Many units also have the capability to record the topside audio. The audio and video should be recorded in all situations where law enforcement action is being taken. Videos present what the ROV operator sees underwater, and what the divers are experiencing. In some situations, this video will be dark and murky. Some videos will show nothing but what the viewer thinks is a wall of muddy water. This video can, and should, be used in court. Many jurors are used to seeing crime scene investigations on popular television shows. While we know the vast majority of calls dive teams are involved in are not dispatched, answered, investigated and closed in one hour, these videos can hold important information and evidence needed to proceed. Being able to show exactly how an item was located before recovery can be priceless during the investigation. The audio and video recordings will give the investigators, prosecutors and jurors a complete picture of the scene and ensure the situation encountered is being conveyed properly and completely.

Just as with many of the tools we use, at home and at work, the tool is only as good as the operator. ROVs are not inexpensive. They require proper setup in order to ensure proper operation. Our team learned very quickly that simply being able to set up and place the system in the water was not enough. Just like all of the other tools we use at work, we needed properly trained ROV operators that understood the setup, capabilities and operation of the complete system to ensure a successful mission.  The training must also include information on the operator’s responsibilities after the mission. The system should be properly disassembled, cleaned, and inspected for maintenance issues before storage. This will ensure the system is ready for the next mission. Without properly trained operators, you will most likely not have a successful mission. We worked with a current ROV instructor for the model we have in order to create a Unique Specialty/Ops Certification through International Training for our operators. All of our operators are certified through ERDI in a 40-hour course as ERD VideoRay Pro 4 Pilot Technicians.

One of the issues surrounding the ROV will be funding.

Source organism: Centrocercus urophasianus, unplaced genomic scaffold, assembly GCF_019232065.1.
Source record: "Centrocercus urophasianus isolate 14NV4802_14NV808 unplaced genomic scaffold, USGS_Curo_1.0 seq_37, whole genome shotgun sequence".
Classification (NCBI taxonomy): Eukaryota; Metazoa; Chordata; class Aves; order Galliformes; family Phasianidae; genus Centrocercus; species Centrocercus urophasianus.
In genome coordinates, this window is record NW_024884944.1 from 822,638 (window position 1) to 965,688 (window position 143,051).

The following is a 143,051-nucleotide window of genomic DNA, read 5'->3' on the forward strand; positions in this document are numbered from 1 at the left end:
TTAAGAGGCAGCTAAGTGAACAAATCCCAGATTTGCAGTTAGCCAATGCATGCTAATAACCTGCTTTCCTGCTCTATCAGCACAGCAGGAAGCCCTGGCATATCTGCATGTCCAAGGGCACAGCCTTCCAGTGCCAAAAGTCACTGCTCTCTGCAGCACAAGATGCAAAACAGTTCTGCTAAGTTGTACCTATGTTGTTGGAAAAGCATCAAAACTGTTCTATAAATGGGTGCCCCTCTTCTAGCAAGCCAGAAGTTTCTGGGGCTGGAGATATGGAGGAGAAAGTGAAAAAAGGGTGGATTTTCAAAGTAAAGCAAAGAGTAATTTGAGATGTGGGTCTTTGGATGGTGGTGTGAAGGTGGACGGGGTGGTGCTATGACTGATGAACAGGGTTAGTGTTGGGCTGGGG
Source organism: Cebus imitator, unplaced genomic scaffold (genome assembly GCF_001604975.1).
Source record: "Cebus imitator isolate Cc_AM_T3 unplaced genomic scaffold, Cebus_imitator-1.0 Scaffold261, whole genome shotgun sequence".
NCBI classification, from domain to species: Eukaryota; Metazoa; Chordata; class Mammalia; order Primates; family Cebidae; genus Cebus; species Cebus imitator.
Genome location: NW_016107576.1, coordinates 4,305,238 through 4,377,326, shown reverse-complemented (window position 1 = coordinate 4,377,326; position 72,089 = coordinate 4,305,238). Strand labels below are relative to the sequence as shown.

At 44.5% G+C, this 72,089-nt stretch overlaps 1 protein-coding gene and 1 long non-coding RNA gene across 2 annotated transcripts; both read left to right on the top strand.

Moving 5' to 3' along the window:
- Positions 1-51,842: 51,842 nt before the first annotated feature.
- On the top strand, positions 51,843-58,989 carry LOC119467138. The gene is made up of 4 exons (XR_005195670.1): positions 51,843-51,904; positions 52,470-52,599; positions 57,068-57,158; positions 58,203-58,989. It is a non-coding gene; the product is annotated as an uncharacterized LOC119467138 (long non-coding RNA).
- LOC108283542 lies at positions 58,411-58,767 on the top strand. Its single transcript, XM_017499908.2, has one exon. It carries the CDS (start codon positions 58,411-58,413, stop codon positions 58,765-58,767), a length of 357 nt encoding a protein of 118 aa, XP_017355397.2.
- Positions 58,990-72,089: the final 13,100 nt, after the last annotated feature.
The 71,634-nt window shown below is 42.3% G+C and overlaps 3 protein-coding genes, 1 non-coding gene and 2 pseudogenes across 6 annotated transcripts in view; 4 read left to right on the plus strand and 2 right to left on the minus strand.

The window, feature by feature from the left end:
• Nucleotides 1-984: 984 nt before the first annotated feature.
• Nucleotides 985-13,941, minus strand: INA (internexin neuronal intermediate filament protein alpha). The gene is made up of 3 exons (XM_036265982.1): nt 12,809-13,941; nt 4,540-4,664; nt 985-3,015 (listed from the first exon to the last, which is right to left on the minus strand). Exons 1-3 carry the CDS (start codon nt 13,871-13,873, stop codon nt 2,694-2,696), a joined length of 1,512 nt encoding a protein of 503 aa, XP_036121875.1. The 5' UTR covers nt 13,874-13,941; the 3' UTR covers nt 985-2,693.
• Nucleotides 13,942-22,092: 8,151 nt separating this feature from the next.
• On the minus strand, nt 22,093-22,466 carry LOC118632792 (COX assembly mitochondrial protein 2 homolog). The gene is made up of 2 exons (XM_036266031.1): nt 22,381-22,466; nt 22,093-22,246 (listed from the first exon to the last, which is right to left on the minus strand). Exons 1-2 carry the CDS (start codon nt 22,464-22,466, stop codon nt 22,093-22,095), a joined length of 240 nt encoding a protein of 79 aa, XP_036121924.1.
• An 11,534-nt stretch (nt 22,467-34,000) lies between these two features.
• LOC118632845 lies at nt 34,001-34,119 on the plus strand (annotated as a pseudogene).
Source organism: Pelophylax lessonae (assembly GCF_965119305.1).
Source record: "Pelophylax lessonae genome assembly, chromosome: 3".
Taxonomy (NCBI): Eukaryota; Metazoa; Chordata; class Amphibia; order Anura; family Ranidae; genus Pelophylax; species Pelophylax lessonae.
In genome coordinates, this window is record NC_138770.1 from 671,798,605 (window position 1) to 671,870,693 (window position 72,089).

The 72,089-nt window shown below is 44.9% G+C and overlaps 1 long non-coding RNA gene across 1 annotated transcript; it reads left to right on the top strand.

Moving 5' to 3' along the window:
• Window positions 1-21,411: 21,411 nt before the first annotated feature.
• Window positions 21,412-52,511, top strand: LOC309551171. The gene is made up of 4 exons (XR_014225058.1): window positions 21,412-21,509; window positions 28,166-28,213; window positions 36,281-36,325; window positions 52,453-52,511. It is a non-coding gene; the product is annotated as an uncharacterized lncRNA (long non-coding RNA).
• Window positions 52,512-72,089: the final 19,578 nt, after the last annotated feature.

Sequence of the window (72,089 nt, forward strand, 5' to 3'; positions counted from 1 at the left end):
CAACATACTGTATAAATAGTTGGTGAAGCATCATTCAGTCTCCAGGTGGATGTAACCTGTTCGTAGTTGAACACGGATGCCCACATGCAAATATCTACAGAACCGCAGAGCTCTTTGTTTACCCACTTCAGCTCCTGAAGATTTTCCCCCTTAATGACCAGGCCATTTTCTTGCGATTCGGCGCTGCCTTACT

Most agencies and departments have limited budgets. This is especially true for volunteer teams. Research local, state, and federal grants to see which ones are available in your area.  Many companies and non-profit organizations will also provide funding for public safety training or equipment. Make contact with the companies and research other funding opportunities on the internet. Several small donations can add up to the total amount needed. For operations, as well as grant applications, look into forming a regional team or entering into formal mutual-aid agreements with surrounding jurisdictions.

Purchasing an ROV as a group covering a large area will provide multiple agencies with a capability that most likely would not be approved for smaller or single teams. If your team routinely provides assistance to an agency or agencies that do not have PSD teams, try to include letters of support from the agency leader. When preparing funding applications, take into account not only the initial purchase, but also the ongoing and recurring costs. As I stated before, there will need to be trained operators. Routine maintenance along with field repairs and manufacturer service will also require funding. An annual maintenance contract or extended warranty with the manufacturer may be an option to discuss.

Don’t be afraid to reach out to other agencies

If you find an opportunity or situation where you believe an ROV may assist you in an investigation but do not have one in your inventory, don’t be afraid to reach out to other agencies, especially those specializing in wildlife or natural resources management. Another avenue to look at for assistance is colleges and universities. Just as with the previously mentioned environmental agencies, many colleges and universities have courses in marine science or engineering and may have the equipment available. Commercial dive training facilities or companies are also available throughout the country.

Nothing is perfect in every situation

There are numerous styles, types, and sizes of ROVs. Each one will have its own pros and cons that you must assess.  Spend time doing your research and call the sales staff for the companies after you narrow the field. After you select the one that is appropriate for your jurisdiction and surrounding area and obtain the funding, put it to good use and complete the mission — safely!